There is a single word my therapist says to me when I start trying to over control everything, when I start my “fixing,” when I start worrying that everything isn’t going as planned, or I can’t help TheHubs enough. One word that I have to remember, repeat, and believe.

PRESENT

All that is required when you love someone with PTSD, depression, chronic pain, is being present. I love him. He knows that. I want to make him feel better. He knows that. But me berating myself because I can’t make him feel better is not helping him in the least. All I can do is sit by his side, holding his hand, and loving him. THAT is what makes him feel better, even if it doesn’t take away the physical or emotional pain. My love for him is what gets him through each day. It is his guiding light through his never-ending darkness. It is what keeps him here, that I am the reason he lived. He has told me all of this countless times.

Why is it so hard for me to understand the depth of his love for me? Why can I not accept that he loves me so deeply? Why is it that I hold myself to such a high standard, a level so high that it is impossible to obtain, and always feel crushed when I cannot reach it? I am learning to step back, take a breath, close my eyes and evaluate myself. Am I placing too much blame on me? Am I carrying too much of the burden that is not mine? Am I lying to myself, creating false guilt with false evidence? Am I being too harsh, bullying myself into submission? Am I seeing things inaccurately, through the lens of my own high standards?

I keep saying “I am learning to…” and I really am. I am learning a lot of things about me through this blog, through my therapist, and through my actions. I’m learning to reshape my thinking. I don’t foresee an end to my learning or practicing. If I can make this a habit, I won’t let it overwhelm me to the breaking point, like I did last time.

Being positive is the hardest thing to do…ever. But even more so when you can’t see any light in that dark tunnel. Now, here’s something to consider. What is ever easy that is worth it? Do your treasure something that was easily obtained? Or do you pride yourself in all that you have overcome? Each day is a struggle and a choice. Some days are harder than others. When you are faced with that darkness and you feel it smothering you, I am here to be your beacon.

Going through all of this and coming out on the other side of darkness has given me the strength to help others again. Giving advice is so easy, now, though I still feel like a hypocrite because I fall down from time to time, not listening to my own advice.

I need to remember the single, solitary word when it comes to him.

PRESENT

All I can be is present. Be there for him. That is enough. I cannot make him get out of his funk. I cannot make him get better. It’s not my fault he feels the way he feels. It’s not my fault he’s not getting better. HE has to be willing to get there himself. All I can do it be present.

I hope you can remember all this, too. Be kind to yourself so you can be kind to others.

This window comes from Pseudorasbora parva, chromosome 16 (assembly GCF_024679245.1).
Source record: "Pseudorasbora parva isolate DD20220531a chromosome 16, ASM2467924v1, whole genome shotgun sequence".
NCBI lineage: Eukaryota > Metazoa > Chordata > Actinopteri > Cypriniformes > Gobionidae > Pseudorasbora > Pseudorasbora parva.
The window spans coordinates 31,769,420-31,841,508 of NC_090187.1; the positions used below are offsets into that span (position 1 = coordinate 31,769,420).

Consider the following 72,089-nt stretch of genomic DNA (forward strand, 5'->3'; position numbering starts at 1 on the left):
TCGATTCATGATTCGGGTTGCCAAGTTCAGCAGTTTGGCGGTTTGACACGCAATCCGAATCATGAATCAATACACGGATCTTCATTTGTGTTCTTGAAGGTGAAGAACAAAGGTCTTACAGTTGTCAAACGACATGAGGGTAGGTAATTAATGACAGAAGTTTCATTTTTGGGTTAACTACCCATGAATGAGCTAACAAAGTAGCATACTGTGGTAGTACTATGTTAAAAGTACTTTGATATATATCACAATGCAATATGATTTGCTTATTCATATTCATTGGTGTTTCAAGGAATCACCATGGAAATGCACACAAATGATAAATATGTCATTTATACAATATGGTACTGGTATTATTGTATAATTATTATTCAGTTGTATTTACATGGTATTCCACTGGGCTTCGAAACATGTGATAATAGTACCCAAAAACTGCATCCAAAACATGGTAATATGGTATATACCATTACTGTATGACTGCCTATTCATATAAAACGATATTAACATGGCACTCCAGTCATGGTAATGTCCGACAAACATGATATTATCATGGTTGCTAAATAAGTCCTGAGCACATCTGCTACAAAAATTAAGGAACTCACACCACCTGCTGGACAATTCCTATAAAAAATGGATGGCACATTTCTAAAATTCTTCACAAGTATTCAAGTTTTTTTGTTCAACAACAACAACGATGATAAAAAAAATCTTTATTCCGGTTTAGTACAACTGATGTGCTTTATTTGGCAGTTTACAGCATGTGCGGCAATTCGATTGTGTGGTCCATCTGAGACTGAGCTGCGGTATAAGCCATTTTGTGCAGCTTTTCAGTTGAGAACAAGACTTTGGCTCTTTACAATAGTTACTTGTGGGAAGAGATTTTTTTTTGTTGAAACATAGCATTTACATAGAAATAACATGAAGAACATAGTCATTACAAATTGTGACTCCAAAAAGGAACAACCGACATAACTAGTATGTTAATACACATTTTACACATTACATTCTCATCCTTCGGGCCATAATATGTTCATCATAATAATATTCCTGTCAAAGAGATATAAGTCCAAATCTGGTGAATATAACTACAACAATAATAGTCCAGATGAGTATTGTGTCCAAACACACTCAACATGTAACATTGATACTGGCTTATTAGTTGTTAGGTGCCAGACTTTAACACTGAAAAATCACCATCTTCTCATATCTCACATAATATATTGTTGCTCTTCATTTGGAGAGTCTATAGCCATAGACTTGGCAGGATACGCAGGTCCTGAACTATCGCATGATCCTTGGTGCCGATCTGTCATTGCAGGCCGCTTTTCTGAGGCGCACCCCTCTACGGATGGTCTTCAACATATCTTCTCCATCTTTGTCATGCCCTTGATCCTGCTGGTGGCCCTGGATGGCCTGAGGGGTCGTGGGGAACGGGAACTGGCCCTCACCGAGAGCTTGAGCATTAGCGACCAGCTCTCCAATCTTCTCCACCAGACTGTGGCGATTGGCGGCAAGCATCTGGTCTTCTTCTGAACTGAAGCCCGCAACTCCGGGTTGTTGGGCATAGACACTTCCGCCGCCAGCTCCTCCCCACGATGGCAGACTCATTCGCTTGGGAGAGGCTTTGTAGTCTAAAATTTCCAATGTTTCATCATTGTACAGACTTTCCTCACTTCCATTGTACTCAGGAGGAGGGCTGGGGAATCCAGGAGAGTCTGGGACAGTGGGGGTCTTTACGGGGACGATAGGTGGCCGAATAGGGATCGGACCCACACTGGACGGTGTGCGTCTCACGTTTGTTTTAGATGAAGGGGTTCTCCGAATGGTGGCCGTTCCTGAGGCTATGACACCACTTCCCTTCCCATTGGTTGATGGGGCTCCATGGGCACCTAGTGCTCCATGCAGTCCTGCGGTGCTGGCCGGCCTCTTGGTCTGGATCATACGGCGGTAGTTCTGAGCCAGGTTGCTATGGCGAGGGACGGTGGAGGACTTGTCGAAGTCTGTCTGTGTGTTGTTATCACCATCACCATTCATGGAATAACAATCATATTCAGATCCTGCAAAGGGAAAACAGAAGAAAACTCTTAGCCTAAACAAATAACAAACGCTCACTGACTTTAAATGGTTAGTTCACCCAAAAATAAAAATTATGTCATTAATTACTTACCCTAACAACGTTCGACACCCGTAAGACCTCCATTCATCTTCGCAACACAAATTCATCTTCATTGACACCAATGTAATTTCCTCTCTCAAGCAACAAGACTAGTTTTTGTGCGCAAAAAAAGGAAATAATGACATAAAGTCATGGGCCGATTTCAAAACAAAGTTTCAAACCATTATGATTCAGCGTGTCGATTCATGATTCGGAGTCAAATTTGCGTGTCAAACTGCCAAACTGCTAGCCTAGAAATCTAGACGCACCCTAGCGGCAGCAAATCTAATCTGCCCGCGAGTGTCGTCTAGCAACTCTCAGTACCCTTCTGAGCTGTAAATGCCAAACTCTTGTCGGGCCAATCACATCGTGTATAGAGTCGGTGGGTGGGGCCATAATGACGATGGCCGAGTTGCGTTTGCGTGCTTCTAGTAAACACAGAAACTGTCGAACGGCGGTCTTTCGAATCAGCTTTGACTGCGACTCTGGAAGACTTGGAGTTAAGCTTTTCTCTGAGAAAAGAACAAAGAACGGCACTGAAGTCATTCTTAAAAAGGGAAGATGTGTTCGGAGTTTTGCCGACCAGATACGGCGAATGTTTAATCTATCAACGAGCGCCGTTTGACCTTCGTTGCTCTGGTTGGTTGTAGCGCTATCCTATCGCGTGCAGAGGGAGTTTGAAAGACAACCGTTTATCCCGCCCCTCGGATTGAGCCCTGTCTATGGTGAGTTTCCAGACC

Related Articles you may like:
Guilt
Unworthy
Overwhelmed
Anxiety, Depression, And Secondary PTSD
You Are Not Alone
Present Part 2
My poem about depression and hope, entitled Pieces

LadyJai

The Sins Of The Father

I’ve never pretended to know everything that he thinks, everything that he’s been through, everything he blames himself for. I think it is a part of depression, PTSD, or whatever label you want to place on it. No matter how much they trust you, they will never give themselves over to you, completely.

I accept that.

This is where faith comes in. I’m learning more about God in my own way than I ever did sitting at Mass every Sunday with my mom for 17 years of my life. CCD, or Sunday School, and Vacation Bible School never really went into more than the popular stories everyone knows and reads from childhood. I have had to do my own research as my trials came to me in order to understand how The Bible addresses them. The problem I still have with it all is the dichotomy within The Bible itself.

It is my understanding that God is a loving god. He loves all His creations. He only asks that you come to Him with your burdens. He knows you will sin. He knows your pain. He knows the evil in the world and He cannot stop the free will He has given His children. He patiently waits for you to come to Him, ask for help, ask for forgiveness. He will wipe away your tears and pain. If only you ask.

The Old Testament is full of stories about a wrathful, vengeful, jealous God. I think He was learning how to parent us with the whole free-will thing. When controlling us through fear wouldn’t work, He decided it was time to step back and let what will happen, happen. He did give us a path back to Him, through his Son, and let our free will decide how we will live, think, and do. While our choices make Him sad sometimes, and all he ever craves is for us to ask for His help. He sits and waits. He is the most patient being.

I do not understand how He can endure the pain of watching our failures and waiting for us to as for His help. This is where I sit, at the moment. Watching my husband beat himself up, simmering in his murky darkness, listening to him berate himself, watching him self-destruct.

My heart hurts so much for him. I do my best to show him positives, to keep his hopes up. I can understand because he suffers all day, every day, the pain. I come home and see it on his face. But what he shrouds behind his eyes, I cannot fathom. He’s only told me bits and pieces. I used to believe that everything was my fault. His pain, his suffering, his lack of love of life. It was my fault I couldn’t love him enough to fix him.

That was my guilt. I still struggle with it today, even though I know it is not my fault. But, as I always say, my emotional heart and my logical brain NEVER play nice with one another.